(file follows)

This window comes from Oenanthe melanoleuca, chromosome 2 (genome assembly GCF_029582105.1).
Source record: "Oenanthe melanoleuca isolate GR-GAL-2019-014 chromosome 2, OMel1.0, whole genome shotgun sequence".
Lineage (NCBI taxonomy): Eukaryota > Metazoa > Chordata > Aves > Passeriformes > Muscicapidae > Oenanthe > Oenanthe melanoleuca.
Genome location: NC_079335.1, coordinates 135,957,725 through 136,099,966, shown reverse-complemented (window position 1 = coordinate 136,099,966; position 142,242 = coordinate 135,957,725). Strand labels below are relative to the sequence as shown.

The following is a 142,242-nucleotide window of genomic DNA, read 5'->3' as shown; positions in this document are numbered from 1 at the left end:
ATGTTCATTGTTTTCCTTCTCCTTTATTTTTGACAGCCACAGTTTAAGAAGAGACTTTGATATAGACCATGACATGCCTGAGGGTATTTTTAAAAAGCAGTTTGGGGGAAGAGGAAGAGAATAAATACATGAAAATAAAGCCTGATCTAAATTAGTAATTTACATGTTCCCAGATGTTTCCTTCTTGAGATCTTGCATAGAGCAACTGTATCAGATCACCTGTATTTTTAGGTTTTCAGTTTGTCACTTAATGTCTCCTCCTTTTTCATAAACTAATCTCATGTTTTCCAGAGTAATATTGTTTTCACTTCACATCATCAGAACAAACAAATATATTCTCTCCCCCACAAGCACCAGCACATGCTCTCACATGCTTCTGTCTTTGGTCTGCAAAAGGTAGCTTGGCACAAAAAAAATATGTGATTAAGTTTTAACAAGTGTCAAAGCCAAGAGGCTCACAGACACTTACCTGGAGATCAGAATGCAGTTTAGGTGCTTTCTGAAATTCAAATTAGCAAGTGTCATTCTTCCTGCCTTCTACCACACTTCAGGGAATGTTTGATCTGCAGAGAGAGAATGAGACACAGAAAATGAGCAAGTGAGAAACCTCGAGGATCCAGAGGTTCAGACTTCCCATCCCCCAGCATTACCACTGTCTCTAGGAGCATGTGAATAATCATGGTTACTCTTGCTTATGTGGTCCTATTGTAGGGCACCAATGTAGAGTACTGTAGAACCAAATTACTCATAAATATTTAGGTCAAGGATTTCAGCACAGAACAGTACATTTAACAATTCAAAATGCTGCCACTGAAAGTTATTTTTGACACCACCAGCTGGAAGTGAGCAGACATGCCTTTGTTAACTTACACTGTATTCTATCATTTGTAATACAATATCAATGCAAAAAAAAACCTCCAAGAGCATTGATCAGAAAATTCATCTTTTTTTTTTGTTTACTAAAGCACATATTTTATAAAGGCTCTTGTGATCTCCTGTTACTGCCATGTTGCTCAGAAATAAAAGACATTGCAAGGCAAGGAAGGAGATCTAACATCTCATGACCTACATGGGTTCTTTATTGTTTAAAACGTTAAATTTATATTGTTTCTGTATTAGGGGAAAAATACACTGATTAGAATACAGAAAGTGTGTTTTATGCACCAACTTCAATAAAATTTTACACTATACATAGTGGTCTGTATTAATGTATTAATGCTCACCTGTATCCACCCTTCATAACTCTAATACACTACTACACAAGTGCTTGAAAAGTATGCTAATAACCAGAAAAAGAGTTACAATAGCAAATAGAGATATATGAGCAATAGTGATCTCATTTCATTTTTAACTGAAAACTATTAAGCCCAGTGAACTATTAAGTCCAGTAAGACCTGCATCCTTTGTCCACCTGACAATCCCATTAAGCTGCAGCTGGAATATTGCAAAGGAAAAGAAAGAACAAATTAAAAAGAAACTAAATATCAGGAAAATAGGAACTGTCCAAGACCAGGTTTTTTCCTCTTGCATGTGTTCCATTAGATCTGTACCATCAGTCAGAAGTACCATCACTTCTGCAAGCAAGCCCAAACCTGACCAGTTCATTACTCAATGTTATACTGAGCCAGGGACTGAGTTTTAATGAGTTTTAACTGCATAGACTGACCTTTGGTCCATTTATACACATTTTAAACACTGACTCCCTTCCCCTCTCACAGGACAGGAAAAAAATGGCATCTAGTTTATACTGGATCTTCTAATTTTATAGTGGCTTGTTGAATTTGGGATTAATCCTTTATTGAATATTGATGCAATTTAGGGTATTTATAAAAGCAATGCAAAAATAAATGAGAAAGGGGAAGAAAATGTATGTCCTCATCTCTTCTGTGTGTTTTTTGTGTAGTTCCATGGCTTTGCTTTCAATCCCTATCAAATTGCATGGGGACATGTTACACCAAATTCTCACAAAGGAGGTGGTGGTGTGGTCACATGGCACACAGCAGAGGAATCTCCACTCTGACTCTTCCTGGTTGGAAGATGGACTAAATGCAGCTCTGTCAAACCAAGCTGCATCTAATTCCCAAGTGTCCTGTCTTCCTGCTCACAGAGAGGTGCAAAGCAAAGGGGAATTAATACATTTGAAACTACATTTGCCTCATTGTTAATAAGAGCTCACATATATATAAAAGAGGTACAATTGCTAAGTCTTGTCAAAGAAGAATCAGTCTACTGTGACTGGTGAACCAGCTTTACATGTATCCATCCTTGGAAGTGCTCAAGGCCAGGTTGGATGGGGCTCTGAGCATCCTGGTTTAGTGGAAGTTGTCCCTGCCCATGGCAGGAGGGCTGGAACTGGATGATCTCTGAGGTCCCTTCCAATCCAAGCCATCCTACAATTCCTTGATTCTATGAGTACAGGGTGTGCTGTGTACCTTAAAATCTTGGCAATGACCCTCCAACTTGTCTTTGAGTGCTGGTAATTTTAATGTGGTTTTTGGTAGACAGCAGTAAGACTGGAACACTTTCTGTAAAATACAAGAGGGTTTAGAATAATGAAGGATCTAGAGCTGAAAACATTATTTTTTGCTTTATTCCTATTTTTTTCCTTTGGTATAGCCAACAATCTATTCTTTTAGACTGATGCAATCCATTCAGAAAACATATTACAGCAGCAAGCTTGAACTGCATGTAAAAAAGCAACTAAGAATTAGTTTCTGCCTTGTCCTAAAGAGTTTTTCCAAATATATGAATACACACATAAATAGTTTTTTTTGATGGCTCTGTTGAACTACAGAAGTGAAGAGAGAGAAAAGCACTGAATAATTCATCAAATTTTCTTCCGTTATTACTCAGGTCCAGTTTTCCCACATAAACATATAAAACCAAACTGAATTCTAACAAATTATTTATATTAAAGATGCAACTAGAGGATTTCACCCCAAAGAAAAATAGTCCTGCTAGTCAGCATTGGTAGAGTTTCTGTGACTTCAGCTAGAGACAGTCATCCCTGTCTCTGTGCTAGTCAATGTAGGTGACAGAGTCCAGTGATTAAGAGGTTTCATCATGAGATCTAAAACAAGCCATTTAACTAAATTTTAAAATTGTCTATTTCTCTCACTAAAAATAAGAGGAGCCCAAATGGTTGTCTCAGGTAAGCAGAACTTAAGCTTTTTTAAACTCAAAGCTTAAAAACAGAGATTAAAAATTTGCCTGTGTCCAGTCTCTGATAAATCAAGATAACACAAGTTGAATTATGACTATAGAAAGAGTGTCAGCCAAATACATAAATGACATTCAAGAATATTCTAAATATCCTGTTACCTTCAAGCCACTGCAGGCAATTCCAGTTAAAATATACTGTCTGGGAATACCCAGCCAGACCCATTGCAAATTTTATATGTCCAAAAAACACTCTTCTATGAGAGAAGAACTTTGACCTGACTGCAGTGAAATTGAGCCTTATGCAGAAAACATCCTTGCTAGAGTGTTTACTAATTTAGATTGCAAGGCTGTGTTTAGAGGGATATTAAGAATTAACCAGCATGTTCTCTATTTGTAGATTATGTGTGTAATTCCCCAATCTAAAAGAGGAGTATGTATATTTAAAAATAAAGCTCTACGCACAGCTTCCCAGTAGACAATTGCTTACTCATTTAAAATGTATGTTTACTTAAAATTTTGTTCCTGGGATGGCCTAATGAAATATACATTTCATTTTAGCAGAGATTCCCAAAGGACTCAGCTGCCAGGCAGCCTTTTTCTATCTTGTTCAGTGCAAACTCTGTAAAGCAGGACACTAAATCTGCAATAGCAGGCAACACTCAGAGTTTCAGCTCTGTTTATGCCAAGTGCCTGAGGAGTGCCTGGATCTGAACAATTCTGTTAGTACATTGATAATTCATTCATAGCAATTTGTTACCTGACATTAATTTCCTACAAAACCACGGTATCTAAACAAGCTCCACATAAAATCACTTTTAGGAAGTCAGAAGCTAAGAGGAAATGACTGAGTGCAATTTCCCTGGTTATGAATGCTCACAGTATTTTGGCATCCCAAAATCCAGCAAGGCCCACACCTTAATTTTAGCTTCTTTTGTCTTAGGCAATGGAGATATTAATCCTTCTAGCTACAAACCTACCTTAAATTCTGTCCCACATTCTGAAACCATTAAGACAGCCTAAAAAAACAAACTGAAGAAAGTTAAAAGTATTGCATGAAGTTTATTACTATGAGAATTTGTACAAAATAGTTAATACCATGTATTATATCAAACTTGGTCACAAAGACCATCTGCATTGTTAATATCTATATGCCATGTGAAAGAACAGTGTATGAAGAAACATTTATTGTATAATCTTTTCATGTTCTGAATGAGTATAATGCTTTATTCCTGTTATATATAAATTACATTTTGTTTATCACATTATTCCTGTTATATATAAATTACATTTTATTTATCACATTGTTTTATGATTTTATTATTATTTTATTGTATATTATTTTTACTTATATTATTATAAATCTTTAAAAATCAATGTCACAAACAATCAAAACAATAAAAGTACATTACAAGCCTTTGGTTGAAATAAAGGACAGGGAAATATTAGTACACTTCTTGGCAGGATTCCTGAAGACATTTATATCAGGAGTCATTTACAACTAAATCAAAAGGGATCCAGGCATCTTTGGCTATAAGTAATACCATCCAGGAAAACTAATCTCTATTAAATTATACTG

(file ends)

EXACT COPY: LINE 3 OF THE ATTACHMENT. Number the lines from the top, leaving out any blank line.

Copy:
Lineage (NCBI taxonomy): Eukaryota > Metazoa > Chordata > Aves > Passeriformes > Muscicapidae > Oenanthe > Oenanthe melanoleuca.